Medgar Wiley Evers
by Madu from Sultana
"You can kill a man but you can't kill an idea"
|Medgar Evers (http://themovingtarget.files.wordpress.com/2008/11/medgar_evers.jpg)
Instead of doing a project on Martin Luther King Jr., one of the most popular freedom heroes, I did a project on one of the people who doesn’t get as much attention, Medgar Wiley Evers. Medgar Evers is my hero because he fought against racism so we could have equal rights. He also went to court to defend blacks against racial injustices (not fair treatment to others). Evers was born in Decatur, Mississippi on July 2, 1925. Evers received his high school diploma then went to Alcorn Agricultural and Mechanical College.
Evers became a hero when he was influenced by the monumental Brown vs. Board of Education which ended segregation (people place you in different places or groups because of their race or religion) of schools. As a child he also witnessed violent racial events which influenced him to stand up for his and other's rights. Evers didn’t have an easy life; he had to work hard to get where he was. Evers wanted to get an education, but high school was far and he had no transportation provided. He was so determined to get an education that he walked twelve miles to school.
|NAACP Sign (http://www.americusumterobserver.com/May%2007/naacp_logo4_0011.jpg)
Another heroic action was when he fought in World War II in Europe. After he came back from the war, he applied to Alcorn College, but then wanted a degree at the University of Mississippi Law School where he was denied because of his race. He then filed a lawsuit against that college and took his case to court only to lose once again but the NAACP (National Association for the Advancement of Colored People) wanted Medgar because of his strong belief in fighting racism. Medgar accepted his job as a field secretary at the NAACP. As a field secretary Medgar started investigating crimes committed against blacks. In these cases he found out that many whites weren’t being charged for their crimes accordingly (in a way that is appropriate to what they did). So Medgar went to court for black people who were suffering from crimes white people had committed. He had to accomplish many things to be what the town’s black people called him, a hero. He encouraged people to fight for their equal rights and against discrimination (unfair treatment to a person because of their race or other things they do like their religion).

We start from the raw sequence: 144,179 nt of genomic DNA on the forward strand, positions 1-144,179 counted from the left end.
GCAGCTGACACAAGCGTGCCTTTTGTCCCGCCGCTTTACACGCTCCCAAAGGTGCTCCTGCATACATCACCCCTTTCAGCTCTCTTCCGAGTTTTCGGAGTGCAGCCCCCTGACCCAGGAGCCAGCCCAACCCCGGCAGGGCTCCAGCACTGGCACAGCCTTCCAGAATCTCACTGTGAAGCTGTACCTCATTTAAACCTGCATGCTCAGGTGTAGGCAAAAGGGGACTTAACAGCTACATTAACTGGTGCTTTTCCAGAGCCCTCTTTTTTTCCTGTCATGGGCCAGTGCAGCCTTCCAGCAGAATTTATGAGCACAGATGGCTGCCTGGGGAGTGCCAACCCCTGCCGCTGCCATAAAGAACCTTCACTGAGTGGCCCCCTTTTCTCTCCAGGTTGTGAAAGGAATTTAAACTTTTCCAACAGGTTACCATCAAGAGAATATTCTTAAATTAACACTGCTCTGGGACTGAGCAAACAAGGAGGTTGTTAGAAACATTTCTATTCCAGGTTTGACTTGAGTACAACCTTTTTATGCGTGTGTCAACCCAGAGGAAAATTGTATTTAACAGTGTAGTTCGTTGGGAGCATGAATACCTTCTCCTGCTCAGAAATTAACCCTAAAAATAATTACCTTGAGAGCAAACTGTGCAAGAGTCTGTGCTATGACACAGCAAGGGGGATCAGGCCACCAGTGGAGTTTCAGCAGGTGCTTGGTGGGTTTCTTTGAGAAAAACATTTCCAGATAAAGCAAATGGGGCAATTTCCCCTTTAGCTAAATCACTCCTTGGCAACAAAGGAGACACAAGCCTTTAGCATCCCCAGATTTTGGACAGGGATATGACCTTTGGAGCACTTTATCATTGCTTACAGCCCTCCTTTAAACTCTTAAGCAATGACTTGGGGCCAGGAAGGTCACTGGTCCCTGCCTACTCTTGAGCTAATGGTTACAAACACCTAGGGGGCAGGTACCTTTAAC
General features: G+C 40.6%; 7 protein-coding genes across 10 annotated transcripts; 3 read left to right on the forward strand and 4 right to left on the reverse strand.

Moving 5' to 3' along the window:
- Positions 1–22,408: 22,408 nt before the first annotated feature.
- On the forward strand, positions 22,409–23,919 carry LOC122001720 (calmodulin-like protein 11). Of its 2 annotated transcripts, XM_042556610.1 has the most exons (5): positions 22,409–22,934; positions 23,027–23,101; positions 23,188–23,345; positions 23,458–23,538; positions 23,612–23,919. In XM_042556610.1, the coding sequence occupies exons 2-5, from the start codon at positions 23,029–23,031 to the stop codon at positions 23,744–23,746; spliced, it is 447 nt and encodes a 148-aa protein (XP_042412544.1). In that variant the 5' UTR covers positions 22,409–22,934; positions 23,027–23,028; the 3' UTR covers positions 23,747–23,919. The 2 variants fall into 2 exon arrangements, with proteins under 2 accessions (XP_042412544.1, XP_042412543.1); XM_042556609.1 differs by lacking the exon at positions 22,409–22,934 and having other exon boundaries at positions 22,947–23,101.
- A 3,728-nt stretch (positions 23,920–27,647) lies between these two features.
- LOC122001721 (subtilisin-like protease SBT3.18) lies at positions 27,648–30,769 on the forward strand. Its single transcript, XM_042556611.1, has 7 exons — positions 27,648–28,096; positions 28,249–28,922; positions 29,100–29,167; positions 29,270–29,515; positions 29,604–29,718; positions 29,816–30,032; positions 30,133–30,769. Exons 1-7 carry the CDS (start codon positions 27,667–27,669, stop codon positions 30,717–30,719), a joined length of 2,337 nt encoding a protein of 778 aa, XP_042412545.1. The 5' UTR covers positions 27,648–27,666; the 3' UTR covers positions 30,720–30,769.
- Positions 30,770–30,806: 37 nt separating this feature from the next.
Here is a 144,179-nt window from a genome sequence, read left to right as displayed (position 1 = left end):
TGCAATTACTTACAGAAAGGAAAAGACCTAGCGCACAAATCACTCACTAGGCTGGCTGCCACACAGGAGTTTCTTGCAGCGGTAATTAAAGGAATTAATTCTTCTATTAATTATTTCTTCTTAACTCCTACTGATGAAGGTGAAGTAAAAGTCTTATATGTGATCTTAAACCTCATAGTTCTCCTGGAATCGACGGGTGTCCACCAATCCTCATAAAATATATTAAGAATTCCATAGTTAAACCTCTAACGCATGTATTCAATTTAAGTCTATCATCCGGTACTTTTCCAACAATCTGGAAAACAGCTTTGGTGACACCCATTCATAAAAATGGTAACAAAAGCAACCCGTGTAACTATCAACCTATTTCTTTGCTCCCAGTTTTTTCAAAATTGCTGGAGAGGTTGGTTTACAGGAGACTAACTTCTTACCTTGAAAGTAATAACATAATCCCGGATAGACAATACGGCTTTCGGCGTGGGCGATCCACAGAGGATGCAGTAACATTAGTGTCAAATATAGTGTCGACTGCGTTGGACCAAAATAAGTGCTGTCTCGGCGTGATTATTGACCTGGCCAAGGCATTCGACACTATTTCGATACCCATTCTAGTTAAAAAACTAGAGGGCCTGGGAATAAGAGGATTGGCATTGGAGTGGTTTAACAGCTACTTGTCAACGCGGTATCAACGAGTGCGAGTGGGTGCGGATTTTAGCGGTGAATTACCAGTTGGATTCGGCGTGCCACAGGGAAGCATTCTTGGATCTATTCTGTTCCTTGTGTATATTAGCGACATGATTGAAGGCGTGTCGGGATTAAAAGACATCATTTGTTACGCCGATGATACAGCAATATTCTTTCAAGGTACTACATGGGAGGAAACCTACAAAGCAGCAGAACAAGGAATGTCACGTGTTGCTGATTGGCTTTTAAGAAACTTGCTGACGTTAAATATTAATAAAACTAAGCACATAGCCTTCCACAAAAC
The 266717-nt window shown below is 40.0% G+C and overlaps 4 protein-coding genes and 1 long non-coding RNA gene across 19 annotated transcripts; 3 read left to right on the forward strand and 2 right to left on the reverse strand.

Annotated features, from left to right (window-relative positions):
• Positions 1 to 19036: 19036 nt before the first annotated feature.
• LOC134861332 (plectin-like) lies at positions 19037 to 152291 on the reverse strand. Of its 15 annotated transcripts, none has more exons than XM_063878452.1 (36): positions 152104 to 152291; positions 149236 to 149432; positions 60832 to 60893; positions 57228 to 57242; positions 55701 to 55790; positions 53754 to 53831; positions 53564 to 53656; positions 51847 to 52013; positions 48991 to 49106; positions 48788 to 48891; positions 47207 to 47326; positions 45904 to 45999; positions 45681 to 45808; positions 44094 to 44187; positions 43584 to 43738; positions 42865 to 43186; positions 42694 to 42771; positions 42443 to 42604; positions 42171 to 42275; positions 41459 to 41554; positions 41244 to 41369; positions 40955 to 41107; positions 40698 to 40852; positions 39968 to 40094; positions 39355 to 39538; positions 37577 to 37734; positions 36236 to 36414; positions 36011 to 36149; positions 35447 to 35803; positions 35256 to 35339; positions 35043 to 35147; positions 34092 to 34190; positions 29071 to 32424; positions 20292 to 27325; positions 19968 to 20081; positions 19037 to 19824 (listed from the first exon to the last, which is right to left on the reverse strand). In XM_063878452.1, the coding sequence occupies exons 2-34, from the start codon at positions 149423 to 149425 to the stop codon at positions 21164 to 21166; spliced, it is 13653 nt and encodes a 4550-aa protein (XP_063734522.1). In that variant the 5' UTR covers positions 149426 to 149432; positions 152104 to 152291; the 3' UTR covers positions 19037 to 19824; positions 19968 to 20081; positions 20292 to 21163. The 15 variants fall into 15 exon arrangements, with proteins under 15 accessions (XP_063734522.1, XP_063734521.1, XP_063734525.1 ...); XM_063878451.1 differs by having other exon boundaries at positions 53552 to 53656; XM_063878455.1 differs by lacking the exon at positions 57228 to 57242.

Evers was a special man because he was determined and never gave up. He showed determination in his education when he had to walk a long distance or wasn’t accepted to a college. He showed he was courageous when he later knew he could be killed for what he was doing, but still fought for his rights and others. “I’m looking to be shot any time I step out of my car... If I die, it will be in a good cause. I’ve been fighting for America just as much as the soldiers in Vietnam.” Evers influenced me when he inspired me to stand up for what I think is right. He also showed me to be courageous and brave and to never back down from a goal.
|Medgar Evers Statue (http://www.jsums.edu/hamer.institute/resources/04LMKphotos/08MEstatue.jpg)
Evers is one of the many who fought against racism and for black people’s freedom and that is why I chose Medgar as my hero. One of the quotes from my hero that means something special to me is when he said “The gifts of God should be enjoyed by all citizens in Mississippi.”
Page created on 7/4/2010 9:13:47 AM
Last edited 8/5/2020 9:06:02 PM
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